Starring: Takumi Saitoh, Masami Nagasawa, Hidetoshi Nishijima, Akari Hayami, and Daiki Arioka
Written by: Hideaki Anno
Directed by: Shinji Higuchi
“Ultraman…have you grown so fond of humanity?”
From The Planet of Light and the pen of self-professed mega-Ultra fan Hideaki Anno comes Shin Ultraman – a brand new take on the iconic and long-running Ultraman franchise aimed at new audiences.
“S-Class” species (aka kaiju) have started to crop up throughout Japan. In response, the Japanese government forms the S-Class Species Suppression Protocol, or SSSP, to combat and study the emerging kaiju threat. But when a brand new being from space, a giant of silver, enters Earth’s orbit and seemingly stands for humanity, the SSSP team are swept up in a grander game with intergalactic stakes. The SSSP team are armed with nothing more than their burgeoning friendship and faith in the better angels of humanity’s nature.
Well, that and a ten-story-tall super-being that can shoot lasers from his hands.
Heavily inspired by the original “Ultra shows” of the 1960s, Ultra Q and Ultraman, Shin Ultraman is an absolute feast for old fans and newcomers alike. Kinetically, sweepingly directed by Shinji Higuchi (Attack on Titan Parts 1&2), Shin Ultraman distills nearly 60 years of action, heart, and humor into a buzzing, consistently entertaining Tokusatsu epic. They present passion, scope, and unabashed optimism to audiences when we need it the most.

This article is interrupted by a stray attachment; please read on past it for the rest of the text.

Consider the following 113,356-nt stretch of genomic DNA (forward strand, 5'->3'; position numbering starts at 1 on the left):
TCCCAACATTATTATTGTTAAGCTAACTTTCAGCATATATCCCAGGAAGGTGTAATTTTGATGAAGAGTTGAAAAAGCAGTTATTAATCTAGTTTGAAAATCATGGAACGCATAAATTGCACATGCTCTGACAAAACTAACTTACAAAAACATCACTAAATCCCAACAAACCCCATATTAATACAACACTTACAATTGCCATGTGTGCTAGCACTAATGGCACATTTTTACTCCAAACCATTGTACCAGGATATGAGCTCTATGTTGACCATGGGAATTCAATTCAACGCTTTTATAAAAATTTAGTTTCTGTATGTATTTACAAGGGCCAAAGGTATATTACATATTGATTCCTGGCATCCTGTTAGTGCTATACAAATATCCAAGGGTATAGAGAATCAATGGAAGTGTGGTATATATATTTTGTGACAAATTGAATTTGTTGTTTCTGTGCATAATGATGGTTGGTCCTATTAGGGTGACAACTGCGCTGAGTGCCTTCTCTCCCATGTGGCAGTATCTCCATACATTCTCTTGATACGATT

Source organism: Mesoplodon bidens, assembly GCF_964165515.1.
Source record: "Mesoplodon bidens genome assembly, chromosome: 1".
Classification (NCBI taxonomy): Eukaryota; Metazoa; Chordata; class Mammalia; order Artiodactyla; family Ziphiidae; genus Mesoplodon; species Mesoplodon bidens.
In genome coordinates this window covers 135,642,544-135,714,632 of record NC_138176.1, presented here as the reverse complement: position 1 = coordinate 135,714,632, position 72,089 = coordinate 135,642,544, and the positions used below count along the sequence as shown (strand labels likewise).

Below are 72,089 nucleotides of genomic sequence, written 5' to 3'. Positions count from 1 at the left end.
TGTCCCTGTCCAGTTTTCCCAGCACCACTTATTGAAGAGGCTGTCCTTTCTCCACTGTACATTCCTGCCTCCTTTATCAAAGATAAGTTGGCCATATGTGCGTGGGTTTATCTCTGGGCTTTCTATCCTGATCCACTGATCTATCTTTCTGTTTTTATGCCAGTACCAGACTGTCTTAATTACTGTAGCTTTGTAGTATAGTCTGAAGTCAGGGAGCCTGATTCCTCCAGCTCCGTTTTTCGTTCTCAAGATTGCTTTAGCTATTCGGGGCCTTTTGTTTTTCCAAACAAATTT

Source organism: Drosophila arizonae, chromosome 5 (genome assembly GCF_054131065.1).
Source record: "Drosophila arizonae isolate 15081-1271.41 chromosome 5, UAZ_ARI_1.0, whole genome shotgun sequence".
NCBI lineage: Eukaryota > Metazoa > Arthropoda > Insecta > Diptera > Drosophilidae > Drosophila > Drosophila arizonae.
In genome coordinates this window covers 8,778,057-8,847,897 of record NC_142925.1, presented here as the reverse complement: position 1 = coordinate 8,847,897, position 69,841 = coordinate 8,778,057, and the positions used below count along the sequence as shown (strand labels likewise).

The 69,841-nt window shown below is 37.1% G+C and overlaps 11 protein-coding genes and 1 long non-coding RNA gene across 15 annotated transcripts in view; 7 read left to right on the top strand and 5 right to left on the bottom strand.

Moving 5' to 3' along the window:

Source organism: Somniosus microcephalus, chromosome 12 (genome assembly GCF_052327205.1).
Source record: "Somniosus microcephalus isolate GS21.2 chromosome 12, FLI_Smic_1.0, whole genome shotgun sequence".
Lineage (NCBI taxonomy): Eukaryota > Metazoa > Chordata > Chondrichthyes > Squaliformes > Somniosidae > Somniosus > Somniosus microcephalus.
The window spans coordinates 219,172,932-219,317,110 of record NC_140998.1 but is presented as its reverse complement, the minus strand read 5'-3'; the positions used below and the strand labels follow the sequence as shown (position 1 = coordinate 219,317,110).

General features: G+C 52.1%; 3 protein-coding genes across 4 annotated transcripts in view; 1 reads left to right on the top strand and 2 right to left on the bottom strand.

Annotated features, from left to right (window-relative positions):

Shin Ultraman doesn’t rely solely on spectacle and shout-outs to the past series alone. (Rest assured, there is plenty of both.) That said, the film’s cast and keen humor are the real secret weapons of this massive feature film.
Anno’s first round with a Japanese icon, Godzilla in Shin Godzilla, was caustic and unrelenting; Shin Ultraman is poppy and keenly clever. The iconic character is always loaded with a funny turn of phrase, further armed with deftly deployed running gags. Anno’s satirical voice transfers admirably into the SSSP’s day-to-day operations — providing a deeply funny, well-developed bedrock to the fantastical A-story of the new Ultraman and his human allies.
And a good script requires a good cast. Thankfully, Shin Ultraman has that in spades. Longtime fans will be happy that iconic Ultra enemies like Zarab and Gomess make appearances and their human counterparts soar. Shin Godzilla’s Takumi Saitoh anchors the film as the ethereal, slightly off-putting Kaminaga, the SSSP agent who is chosen by chance to be Ultraman’s human host. Voice actress and The Crossing breakout Masami Nagasawa plays his newly assigned partner Asami, an outwardly charming goof, who provides a wholly engaging, genuinely sweet dynamic with Kaminaga as they navigate a new world of gods and extraterrestrials.
The incandescently charming Akari Hayami and Daiki Arioka round out the SSSP team lead as Funaberi and Taki, the team’s biologist and chief technician, respectively. While these characters immediately slot into “comedic relief,” both performances translate far more affectingly and sweetly than usual takes, who might only be around for exposition. Instead, Funaberi and Taki sprint away with whole sequences! Simply by a droll line delivery or some physical business cutting through director Higuchi’s showy scene setups.
Ultimately, Shin Ultraman just flat rules. A showy, deeply loving tribute to a Japanese superhero icon. One designed not only for fans, but for new fans and audiences alike. Shin Ultraman threads the needle impressively between deeply dorky and undeniably impressive blockbuster filmmaking.